Friday mystery object #201

This week I have a mystery object that’s a bit dusty and not much to look at, but which is one of my favourite historic specimens at the Horniman Museum.

I have the feeling that it might stump everyone this time, but let’s see how you do. Any idea what this is?


Scale = 10mm

As usual you can put your comments, questions and suggestions below and I’ll give you some clues if you need them. Good luck!

31 thoughts on “Friday mystery object #201

  1. Not sure if the background black layer is a part of this or not. Still, the main bits look awfully like the hooklets from the suckers of squid tentacles.

  2. IF the black bit is skin they could be hooks like snakes teeth which let food or prey go one way or not the other. So maybe outer skin or inner mouth of something ?

    • I think that they may have been arranged like that by human hands, although it’s hard to be sure due to the poor accessibility to the specimen (it’s in a sealed box). There are certainly no rings of hooks around the animal though.

  3. I was thinking of your mention of it being “historic” and someone suggesting bitumen which would be available on board ship….. so something collected on an expedition…. but why only these bits? Had the ship’s doctor had to remove them from a fellow passenger who had fallen foul of some small tropical beastie?

  4. I’m hopeless at visualising the actual size when something’s magnified, so I’m probably way off here, but some kind of tongue. Probably not a cat, because the hooks on a cat’s tongue are more regularly-arranged and closer than that. The black could be simply that the specimen is dried, so that doesn’t really help, but there are some dogs that have black tongues, so I’m guessing a dog tongue.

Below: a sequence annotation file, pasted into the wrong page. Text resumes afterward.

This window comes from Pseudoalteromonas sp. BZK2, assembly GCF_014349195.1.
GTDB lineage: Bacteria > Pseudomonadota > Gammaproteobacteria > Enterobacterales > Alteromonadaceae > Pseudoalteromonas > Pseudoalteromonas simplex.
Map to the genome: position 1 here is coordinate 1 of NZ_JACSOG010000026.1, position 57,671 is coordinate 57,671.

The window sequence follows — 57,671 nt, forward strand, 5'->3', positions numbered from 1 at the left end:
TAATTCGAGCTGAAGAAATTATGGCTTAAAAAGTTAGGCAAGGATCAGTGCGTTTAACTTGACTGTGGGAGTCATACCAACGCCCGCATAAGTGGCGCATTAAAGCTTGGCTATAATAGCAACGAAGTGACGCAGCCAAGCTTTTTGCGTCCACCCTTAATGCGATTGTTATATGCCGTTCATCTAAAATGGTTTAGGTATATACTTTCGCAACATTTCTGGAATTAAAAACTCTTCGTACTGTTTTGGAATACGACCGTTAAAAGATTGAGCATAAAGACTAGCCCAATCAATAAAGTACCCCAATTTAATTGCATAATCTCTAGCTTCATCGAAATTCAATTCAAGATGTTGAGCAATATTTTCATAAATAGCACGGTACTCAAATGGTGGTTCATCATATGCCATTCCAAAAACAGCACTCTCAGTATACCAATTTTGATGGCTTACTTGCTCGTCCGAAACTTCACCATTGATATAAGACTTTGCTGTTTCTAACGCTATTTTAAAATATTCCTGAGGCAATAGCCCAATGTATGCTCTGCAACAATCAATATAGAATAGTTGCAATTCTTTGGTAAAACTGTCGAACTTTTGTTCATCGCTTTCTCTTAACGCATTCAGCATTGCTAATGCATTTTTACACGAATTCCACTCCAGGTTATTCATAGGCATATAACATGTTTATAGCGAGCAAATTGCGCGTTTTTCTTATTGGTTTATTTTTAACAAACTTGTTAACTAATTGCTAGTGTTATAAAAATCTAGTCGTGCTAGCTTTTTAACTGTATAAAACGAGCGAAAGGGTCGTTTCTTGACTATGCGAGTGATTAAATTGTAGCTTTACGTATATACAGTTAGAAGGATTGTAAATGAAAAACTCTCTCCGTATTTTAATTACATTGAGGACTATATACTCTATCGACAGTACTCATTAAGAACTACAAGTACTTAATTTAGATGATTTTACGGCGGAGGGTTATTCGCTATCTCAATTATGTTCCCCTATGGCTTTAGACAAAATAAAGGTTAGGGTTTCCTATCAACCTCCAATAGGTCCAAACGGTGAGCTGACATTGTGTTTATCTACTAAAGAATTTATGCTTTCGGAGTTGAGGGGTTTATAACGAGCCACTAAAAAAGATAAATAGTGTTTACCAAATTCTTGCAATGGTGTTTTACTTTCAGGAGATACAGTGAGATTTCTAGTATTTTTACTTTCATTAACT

5. The hooks look kinda hollow to me, with a few flaky-looking bits at the thick end, like shed claw sheaths. Given the scale I was wondering if it could be a mounted collection of bird claw sheaths, perhaps from some famous biologist, hence the historical aspect?

    Having said all that, I’m not sure if birds even shed claw sheaths…

    • They’re made of a similar material and they are quite similar in shape, but they’d have to be the claw sheaths from very small birds. That would be a really weird collection!

  6. Hi Paolo! My first observation is that they look like sharks teeth! But, then why would they be together in rows like that? My next guess is that they are squamate teeth, perhaps mosasaur or some other lizard, stuck in matrix.

  7. My first idea was skin from a baby hedgehog or porcupine (or some other animal with spikes). But since you say historic, I guess it could come from a now extinct species?

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